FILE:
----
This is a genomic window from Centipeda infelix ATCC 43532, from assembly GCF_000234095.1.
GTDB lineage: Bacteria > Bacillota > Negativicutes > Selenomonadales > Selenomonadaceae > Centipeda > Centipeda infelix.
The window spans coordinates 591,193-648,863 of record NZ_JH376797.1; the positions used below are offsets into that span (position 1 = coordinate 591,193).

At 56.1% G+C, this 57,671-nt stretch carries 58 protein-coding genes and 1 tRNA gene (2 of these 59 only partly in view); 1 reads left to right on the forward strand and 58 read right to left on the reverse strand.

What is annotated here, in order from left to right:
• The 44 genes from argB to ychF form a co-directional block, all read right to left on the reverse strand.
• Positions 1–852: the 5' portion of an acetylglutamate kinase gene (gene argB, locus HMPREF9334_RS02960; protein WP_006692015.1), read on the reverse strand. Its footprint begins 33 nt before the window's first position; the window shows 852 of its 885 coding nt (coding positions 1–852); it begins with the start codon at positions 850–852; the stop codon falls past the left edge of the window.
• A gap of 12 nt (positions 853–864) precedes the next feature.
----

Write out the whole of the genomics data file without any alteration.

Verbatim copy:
This is a genomic window from Centipeda infelix ATCC 43532, from assembly GCF_000234095.1.
GTDB lineage: Bacteria > Bacillota > Negativicutes > Selenomonadales > Selenomonadaceae > Centipeda > Centipeda infelix.
The window spans coordinates 591,193-648,863 of record NZ_JH376797.1; the positions used below are offsets into that span (position 1 = coordinate 591,193).

At 56.1% G+C, this 57,671-nt stretch carries 58 protein-coding genes and 1 tRNA gene (2 of these 59 only partly in view); 1 reads left to right on the forward strand and 58 read right to left on the reverse strand.

What is annotated here, in order from left to right:
• The 44 genes from argB to ychF form a co-directional block, all read right to left on the reverse strand.
• Positions 1–852: the 5' portion of an acetylglutamate kinase gene (gene argB, locus HMPREF9334_RS02960; protein WP_006692015.1), read on the reverse strand. Its footprint begins 33 nt before the window's first position; the window shows 852 of its 885 coding nt (coding positions 1–852); it begins with the start codon at positions 850–852; the stop codon falls past the left edge of the window.
• A gap of 12 nt (positions 853–864) precedes the next feature.